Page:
A sexual problem means that sex is not satisfying or positive for you. In women, common sexual problems include feeling little or no interest in sex, having problems getting aroused, or having trouble with orgasm. For some women, pain during intercourse is a problem.
Most women have a sexual problem at one time or another. For some women, the problem is ongoing. But your symptoms are only a sexual problem if they bother you or cause problems in your relationship.
There is no "normal" level of sexual response, because it is different for every woman. You may also find that what is normal at one stage of your life changes at another stage or age. For example, it's common for an exhausted mother of a baby to have little interest in sex. And it's common for both women and men to have less intense sex drives as they age. This is linked in part to hormone changes in the body.
Female sexuality is complex. At its core is a need for closeness and intimacy. Women also have physical needs. When there is a problem in either the emotional or physical part of your life, you can have sexual problems.
Some common causes include:
Sexual problems can include:
Women often recognize a sexual problem when they notice a change in desire or sexual satisfaction. When this happens, it helps to look at what is and isn't working in the body and in life. For example:
Your doctor can help you decide what to do. He or she will ask questions, do a physical exam, and talk to you about possible causes.
Some women find it hard to talk to their doctors about sexual problems at first. Sometimes it helps to write out what you want to say beforehand. For example, you could say something like "For the past few months, I haven't enjoyed sex as much as I used to." Or you could say "Ever since I started taking that medicine, I haven't felt like having sex."
If sexual problems are making you unhappy, you don't have to just live with them. Many sexual problems can be treated. Your treatment will depend on what is causing the problem.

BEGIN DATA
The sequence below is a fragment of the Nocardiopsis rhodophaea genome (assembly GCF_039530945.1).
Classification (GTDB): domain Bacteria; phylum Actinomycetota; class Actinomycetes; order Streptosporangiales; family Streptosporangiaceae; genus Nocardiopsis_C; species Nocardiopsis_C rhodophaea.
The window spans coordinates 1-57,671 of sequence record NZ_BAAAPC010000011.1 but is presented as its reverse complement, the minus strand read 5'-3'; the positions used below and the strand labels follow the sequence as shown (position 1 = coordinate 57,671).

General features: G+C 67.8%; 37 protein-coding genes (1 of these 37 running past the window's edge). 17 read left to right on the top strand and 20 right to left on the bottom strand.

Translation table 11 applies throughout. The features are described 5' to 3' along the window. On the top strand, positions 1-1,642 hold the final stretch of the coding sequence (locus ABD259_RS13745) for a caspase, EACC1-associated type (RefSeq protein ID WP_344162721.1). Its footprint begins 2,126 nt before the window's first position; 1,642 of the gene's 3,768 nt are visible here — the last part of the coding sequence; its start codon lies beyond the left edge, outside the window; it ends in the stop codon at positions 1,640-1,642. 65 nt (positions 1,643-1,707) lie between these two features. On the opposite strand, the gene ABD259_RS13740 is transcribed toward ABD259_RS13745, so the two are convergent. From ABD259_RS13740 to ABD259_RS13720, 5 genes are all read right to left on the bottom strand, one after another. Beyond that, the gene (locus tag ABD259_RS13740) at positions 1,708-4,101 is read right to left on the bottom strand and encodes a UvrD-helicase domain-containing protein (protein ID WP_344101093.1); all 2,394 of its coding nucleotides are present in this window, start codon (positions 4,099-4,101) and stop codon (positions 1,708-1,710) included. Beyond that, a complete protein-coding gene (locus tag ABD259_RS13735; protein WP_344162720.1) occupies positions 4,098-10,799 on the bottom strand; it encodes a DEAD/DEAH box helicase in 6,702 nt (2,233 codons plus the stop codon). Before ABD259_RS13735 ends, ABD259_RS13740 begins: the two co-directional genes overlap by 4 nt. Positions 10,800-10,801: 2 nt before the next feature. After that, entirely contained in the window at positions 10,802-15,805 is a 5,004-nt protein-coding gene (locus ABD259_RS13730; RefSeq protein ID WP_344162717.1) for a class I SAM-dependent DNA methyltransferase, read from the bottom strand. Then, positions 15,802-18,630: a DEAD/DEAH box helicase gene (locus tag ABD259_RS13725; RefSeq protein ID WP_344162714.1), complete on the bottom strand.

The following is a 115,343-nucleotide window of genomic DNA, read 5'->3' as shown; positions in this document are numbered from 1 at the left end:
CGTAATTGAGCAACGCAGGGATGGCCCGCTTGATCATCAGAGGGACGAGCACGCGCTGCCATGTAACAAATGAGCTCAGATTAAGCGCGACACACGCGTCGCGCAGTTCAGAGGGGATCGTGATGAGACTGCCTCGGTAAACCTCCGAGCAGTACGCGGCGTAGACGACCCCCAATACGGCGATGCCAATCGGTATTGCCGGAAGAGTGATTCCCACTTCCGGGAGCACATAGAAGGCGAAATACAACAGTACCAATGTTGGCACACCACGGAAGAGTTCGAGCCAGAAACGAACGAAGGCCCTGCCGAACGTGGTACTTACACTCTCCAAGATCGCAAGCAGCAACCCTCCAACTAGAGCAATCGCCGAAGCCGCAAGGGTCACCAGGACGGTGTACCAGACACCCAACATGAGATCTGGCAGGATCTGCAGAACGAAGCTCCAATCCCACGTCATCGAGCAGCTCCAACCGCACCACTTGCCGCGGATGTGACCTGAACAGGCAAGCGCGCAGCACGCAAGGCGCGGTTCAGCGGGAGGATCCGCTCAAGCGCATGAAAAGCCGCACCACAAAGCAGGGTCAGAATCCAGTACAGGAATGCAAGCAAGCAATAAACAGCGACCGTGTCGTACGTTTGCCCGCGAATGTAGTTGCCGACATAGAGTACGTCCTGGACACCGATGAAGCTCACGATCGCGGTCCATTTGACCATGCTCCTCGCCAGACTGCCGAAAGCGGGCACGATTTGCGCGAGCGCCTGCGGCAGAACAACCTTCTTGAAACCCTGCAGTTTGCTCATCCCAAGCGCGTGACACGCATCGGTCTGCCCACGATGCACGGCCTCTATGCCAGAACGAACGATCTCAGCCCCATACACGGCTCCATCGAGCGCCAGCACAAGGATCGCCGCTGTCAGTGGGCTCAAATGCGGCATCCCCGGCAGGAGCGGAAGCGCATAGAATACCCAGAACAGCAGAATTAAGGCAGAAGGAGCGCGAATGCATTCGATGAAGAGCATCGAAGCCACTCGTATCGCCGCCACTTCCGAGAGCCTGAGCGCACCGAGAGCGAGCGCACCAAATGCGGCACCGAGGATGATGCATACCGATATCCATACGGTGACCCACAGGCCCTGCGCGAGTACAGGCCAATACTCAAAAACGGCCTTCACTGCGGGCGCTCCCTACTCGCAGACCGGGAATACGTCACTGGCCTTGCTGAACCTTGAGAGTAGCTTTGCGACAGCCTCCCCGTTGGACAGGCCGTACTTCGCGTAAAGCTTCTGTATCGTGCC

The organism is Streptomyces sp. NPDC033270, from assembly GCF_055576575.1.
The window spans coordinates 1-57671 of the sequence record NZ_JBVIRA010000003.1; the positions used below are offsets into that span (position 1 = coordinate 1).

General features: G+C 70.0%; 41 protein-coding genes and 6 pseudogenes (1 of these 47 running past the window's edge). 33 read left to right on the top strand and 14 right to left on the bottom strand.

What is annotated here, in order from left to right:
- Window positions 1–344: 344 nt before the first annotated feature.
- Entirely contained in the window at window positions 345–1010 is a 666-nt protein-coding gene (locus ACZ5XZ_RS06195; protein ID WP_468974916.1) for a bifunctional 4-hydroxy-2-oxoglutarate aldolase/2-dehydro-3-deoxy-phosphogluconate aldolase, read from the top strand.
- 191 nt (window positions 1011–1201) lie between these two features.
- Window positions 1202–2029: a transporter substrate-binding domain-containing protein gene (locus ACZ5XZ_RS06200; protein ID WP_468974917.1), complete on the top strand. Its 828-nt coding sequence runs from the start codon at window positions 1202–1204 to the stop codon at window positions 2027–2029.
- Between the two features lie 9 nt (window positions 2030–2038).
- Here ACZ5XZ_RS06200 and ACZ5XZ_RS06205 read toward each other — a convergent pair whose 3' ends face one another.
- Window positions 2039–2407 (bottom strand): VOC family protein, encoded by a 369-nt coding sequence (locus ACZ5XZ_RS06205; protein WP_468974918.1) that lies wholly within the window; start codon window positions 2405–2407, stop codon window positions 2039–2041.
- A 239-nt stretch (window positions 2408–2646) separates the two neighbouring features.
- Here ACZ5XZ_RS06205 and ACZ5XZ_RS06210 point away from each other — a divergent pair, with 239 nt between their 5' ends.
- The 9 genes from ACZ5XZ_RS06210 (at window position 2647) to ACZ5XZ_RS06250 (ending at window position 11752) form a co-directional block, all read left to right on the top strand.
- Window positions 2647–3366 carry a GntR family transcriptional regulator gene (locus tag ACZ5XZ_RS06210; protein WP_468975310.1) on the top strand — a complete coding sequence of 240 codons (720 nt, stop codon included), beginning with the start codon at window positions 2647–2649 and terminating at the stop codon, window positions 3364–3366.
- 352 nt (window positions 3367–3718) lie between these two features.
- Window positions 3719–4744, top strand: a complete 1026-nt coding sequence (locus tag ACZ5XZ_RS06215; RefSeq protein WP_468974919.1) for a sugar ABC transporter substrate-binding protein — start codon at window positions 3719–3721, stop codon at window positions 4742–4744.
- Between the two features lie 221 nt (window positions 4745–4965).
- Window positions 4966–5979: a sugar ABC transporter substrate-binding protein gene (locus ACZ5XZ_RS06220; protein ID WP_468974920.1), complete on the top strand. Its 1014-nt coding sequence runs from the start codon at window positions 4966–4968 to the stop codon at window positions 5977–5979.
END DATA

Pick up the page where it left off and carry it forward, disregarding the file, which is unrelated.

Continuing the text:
Sex involves emotional, physical, and relationship issues. Successful treatment requires a high level of comfort between you and your doctor. Ideally, you and your partner will also be able to talk openly about sexual concerns. Treatment may include treating health problems, getting communication counseling, and learning about things you can practice at home. For example, you might take a warm bath to relax, have plenty of foreplay before sex, or try different positions during sex.
Learning about sexual problems in women:
A woman's sexuality is a complex mix of mental, emotional, and physical signals. A problem in one area can grow to involve others. For example, a physical problem can lead to fear of pain, and the fear can lead to guilt about its effect on your partner. So the causes of sexual problems in women are often interrelated.
Psychological causes may be related to past or current physical or emotional problems. These mental and emotional causes include:
Physical causes can be normal hormonal changes, injuries, medical procedures, or other medical problems. Physical causes include:
Aging may cause a decrease in sexual desire and changes in the vagina. These changes include:
Medicine use can sometimes decrease sexual desire and arousal. Such medicines include:
Losing a partner is a common life event that can lead a woman to be less sexually active and satisfied. This is not a "sexual problem." But it can leave you with unmet needs for intimacy.
Cultural and societal factors may play a role in a woman's sexual health. Inadequate health services and/or a lack of sex education may result in a woman's lack of knowledge about sexual behavior.
Drinking alcohol and using illegal recreational drugs in small amounts may reduce sexual inhibitions at first. But continually using drugs, such as cocaine or amphetamines, or drinking too much alcohol will cause problems with orgasm for a woman. Also, illegal drugs as well as many medicines may cause a woman to have less sexual desire.
Symptoms of sexual problems can include:
By definition, sexual problems are symptoms that are distressing for you and/or your relationship with a partner. If you have a symptom that you are not troubled by and that isn't causing a relationship problem, then it is not considered to be a sexual problem.
Most women have a sexual problem at one time or another. For some women, the problem is long-term. Surveys of the general population in the United States found that many women occasionally have sexual problems and worries, including:1
There are many reasons why a woman may have a sexual problem.
The main risk factors for sexual problems are also those that affect a woman's sexual function and satisfaction. These include:
A woman's physical well-being is also important. Being sexually active with a partner or through masturbation helps maintain vaginal health. And having regular sexual intercourse helps preserve vaginal elasticity and keeps vaginal tissues from shrinking.